Reccomend a next task

is a wonderful article by Aaron Swartz that details the failings of productivity software.

The key feature he finds missing is the ability to reccomend a next task.

The infromation needed to intellgently reccomend a next task is broken down and includes time estimates, priority, and context.

While this is about programming it was really enlightening to me, reccomending a next task is exactly what I want from my paper based planning system too. It might be small scale (you have put bread in your grocery cart, now get tea) or larger scale (a major project is due next week, to be on schedule you have to finish your reserch and citation checking today).

I am still absorbing the implications of this insight, but wanted to share.

Syndicate content

Comment viewing options

Select your preferred way to display the comments and click "Save settings" to activate your changes.

So a priority grid/checklist?

I think I see what you're after. I dabbled a bit in project-management, and we would always dump project tasks into a 2x2 grid. High-priority tasks were in the top row, low-priority in the bottom, low time-estimates in the leftmost column, and high time-estimates in the right. Tasks are listed in each box, or if you're doing planning on something like a whiteboard, tasks are jotted down on stick notes and placed in the grid. The higher the task (closer to the top) the sooner it should be done. You could set up one grid for each major context (home tasks, work tasks, errand tasks.)

I don't know that such a system would be good for the minutia of remembering to buy tea :-) but I have found it useful to get my head around programming work for myself -- what features are the most important, and what do I have time to implement right now?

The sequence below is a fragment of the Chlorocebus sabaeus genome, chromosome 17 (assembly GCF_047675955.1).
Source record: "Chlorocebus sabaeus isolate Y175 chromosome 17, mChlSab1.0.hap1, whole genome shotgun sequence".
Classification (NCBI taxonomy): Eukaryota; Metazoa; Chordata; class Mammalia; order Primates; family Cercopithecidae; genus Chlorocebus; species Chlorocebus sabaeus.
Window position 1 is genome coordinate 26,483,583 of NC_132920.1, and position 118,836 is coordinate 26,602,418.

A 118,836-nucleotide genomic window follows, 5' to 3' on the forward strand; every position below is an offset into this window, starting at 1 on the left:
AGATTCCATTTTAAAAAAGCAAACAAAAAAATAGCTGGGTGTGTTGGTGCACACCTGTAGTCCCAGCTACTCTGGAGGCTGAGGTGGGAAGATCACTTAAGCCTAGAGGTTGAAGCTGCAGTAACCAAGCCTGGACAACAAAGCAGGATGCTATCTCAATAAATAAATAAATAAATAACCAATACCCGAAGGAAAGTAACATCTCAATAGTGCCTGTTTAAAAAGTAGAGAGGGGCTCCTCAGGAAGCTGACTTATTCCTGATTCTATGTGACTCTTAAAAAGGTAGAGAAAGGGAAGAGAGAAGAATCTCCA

the difficulty of suggesting a next action

Interesting article - not at all what I was expecting. He seemed to focus on the fact that productivity software should be able to pull in actionable items from other pieces of software: emails, bug tracking databases, project management software. The thing is, unless there is a standard API for listing actionable items from all that stuff, you're stuck with the very solution he complains about people suggesting in the Postscript: writing plugins to import this information.

Now, as far as software actually recommending a next action, I can see that going two ways. It seems like it would be really easy, especially in a GTD application, to add functionality to say I'm @phone and have 15 minutes, what tasks can I do? Order by importance and due date...

On the other hand, let's say you put visit with a good friend from college you haven't seen in years on your list of stuff todo. Time estimate: all afternoon. Context @somewhere away from the house or work. Due date: none. Using just about any computerized algorithm for picking what to do next, this would NEVER happen. Unless you put it high priority or due soon so it will show up.

That right there sounds like you're decided what to do next and defeats the whole purpose of this functionality! I remember from reading Getting Things Done, people are good at intuitively deciding what to do when they have a list of what they can do. They are just bad at remembering what to do, and when to do it (buy flashlight batteries at the store, not when the power goes out and the batteries are dead).

So - in my opinion: software (or paper solution, even) that lists what you can do given your time and location: good. Showing that list ordered by due date and priority: good. Having the software decide for you what you should be doing next: bad.


I don't really want

I don't really want softweare to do this, but I do find the question is really useful in thinking about my planning. I tend to overcomplicate things and asking myself if something will help me select a next task is really helping me pare down and focus my planner.